Sometimes a good old row is just what a relationship needs. It clears the air, gets all the unspoken frustration out and when done properly ends up with an even closer connection then before. But sometimes, it goes pear-shaped. Having an argument requires skill.
Who recognises one of the unhelpful responses below?
Running – running away from the person you had an argument with. Talking to a friend, hanging out in the pub, anything but being with your other half. Makes you feel restless
Hiding – retreating in your shell and pretending you are not there, tiptoeing in the house and being as quiet as a mouse. Makes you feel scared
Waiting – just keeping quiet and being alert and anxious about the next argument to happen or maybe the next good thing. You are not taking any action.Makes you feel stressed
Ignoring – acting as if nothing has happened and being in total denial. If I ignore this, it has not happened. Makes you feel nervous
Pretending – pretend it wasn’t important or serious but knowing that actually you are not truthful to yourself. Makes you feel tense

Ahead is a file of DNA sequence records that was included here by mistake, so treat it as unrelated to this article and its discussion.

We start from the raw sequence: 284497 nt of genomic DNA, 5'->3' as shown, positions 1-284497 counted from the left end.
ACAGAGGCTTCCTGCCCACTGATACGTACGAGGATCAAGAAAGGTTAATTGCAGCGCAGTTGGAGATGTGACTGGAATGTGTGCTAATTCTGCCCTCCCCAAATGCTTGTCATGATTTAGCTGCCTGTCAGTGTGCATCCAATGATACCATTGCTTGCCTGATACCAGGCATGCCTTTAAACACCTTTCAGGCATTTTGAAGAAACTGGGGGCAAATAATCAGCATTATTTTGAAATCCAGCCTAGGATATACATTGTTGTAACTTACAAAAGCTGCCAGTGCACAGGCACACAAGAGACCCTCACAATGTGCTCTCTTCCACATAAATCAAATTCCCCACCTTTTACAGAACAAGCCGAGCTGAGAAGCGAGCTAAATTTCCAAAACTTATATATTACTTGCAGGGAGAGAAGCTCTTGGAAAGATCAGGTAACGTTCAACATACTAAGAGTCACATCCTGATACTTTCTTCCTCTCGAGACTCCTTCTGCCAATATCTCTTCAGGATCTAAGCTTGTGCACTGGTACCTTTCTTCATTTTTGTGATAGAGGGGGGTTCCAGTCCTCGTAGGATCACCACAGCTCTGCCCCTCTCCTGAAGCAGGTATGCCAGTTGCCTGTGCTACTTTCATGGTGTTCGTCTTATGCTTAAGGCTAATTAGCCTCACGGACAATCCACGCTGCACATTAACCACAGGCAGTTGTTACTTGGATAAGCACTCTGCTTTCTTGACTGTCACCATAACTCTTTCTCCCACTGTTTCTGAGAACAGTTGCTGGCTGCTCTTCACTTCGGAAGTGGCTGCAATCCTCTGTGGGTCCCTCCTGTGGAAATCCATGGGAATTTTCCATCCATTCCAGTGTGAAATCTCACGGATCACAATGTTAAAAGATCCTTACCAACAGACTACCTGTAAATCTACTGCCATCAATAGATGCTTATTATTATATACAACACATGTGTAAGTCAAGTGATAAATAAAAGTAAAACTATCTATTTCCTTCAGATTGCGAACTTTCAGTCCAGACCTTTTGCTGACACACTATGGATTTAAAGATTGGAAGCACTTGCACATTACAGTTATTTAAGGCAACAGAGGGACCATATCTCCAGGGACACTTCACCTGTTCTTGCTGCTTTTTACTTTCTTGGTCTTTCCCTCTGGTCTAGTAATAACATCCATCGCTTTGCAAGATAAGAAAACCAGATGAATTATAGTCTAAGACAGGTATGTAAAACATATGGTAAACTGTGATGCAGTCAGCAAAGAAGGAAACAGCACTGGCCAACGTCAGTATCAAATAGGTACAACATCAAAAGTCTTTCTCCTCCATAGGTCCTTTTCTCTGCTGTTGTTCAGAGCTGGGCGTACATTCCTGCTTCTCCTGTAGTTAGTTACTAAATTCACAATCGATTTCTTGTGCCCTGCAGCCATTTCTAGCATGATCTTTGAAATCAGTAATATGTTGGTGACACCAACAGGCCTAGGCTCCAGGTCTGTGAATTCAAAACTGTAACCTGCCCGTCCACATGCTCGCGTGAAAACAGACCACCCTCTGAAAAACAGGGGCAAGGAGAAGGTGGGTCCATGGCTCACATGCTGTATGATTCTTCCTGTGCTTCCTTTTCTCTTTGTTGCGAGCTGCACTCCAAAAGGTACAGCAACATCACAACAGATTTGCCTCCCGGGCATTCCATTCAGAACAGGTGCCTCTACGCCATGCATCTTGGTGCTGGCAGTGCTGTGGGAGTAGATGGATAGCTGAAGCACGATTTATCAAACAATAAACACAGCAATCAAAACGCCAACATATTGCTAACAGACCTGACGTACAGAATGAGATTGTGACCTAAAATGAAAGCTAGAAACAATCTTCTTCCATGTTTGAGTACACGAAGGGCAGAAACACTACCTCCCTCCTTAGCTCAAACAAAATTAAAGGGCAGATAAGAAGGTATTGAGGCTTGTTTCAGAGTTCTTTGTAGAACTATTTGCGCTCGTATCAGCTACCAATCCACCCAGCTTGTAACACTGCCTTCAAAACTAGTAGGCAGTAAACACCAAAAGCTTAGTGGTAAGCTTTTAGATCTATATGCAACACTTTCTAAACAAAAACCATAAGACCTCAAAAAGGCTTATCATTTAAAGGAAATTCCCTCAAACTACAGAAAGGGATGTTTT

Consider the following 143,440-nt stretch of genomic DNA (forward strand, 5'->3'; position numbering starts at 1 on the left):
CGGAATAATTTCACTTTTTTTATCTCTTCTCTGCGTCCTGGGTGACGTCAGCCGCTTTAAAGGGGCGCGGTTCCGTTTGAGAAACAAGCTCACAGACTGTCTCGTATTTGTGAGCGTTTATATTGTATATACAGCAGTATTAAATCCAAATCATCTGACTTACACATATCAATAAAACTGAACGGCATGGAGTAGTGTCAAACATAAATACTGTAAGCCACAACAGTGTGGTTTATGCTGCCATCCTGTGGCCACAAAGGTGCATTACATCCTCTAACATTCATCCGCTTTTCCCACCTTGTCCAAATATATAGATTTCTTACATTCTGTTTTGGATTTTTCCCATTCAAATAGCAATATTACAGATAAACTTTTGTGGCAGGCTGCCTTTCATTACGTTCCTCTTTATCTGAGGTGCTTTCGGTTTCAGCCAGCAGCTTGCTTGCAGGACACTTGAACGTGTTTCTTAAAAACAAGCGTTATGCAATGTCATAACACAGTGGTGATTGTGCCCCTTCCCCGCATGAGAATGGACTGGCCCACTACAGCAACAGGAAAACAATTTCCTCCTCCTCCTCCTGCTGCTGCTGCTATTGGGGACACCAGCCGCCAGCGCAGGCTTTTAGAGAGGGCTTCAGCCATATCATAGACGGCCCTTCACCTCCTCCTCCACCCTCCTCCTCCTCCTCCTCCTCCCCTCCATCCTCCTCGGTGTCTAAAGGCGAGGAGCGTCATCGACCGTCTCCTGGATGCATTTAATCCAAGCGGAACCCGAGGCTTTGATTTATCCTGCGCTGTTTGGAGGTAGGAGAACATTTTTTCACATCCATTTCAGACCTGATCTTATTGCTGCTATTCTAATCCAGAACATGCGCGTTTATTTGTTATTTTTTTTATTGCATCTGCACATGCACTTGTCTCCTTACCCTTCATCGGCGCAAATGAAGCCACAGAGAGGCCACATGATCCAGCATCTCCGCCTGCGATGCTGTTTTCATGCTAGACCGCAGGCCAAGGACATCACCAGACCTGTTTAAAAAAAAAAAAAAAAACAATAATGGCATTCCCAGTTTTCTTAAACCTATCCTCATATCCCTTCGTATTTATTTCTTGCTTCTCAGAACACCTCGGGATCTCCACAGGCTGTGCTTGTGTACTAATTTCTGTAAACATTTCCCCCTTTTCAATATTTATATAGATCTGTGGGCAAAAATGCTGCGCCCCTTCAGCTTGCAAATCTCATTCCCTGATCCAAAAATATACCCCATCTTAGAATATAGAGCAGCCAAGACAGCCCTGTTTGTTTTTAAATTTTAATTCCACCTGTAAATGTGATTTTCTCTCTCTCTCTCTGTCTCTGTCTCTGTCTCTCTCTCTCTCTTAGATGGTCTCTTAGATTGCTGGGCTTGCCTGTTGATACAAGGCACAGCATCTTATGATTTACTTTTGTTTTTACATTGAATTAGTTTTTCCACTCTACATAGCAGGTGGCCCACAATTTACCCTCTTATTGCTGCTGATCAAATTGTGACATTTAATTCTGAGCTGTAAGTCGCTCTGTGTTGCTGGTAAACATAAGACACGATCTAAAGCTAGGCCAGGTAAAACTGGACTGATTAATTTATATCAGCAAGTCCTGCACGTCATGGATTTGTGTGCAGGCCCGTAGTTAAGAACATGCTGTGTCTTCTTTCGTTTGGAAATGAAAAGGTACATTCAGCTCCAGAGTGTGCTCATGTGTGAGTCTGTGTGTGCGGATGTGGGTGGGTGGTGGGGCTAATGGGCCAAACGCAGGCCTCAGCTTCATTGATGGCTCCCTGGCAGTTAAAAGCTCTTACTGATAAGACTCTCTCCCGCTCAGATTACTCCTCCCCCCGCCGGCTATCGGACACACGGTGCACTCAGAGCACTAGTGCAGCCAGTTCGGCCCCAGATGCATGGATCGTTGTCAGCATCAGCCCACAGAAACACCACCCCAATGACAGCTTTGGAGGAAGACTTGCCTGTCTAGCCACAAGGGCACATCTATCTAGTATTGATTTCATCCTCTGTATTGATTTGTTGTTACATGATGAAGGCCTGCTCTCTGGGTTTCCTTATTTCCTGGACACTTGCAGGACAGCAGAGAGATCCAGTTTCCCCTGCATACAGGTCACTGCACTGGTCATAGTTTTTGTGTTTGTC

Shouting – it can feel really good to shout back, but often it makes the situation worse. Makes you feel aggressive
Collapsing – you crumble, are in tears, totally upset, can’t think or talk, just want to be cuddled and held and being told that all is okayMakes you feel powerless
If these responses are not helpful to solve an argument, what is helpful?
Follow the 5 steps below to make your row a positive experience
1. Always face an argument. If you don’t it might fester and grow and turn into a big resentment or anger, over time.
2. When talking about it, detach from your emotions. If you can’t in that moment, it might be better to postpone the argument till later, when emotions have calmed down
3. Being detached, observe what has happened and what has caused the argument. ‘I noticed that I did X and you responded like Y, which then escalated. Let’s go back to X and Y.’
4. Discuss X and Y and what was the emotional impact. Why did it cause such a strong reaction? Both parties need to have their say and being listened to WITHOUT JUDGMENT.
5. Express an understanding for each other, discuss what you can do differently next time and kiss ir all out of the way.
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If you seem to have the same argument over and over and can’t apply the 5 steps, why not book a FREE CALL with me to find out what else you can do?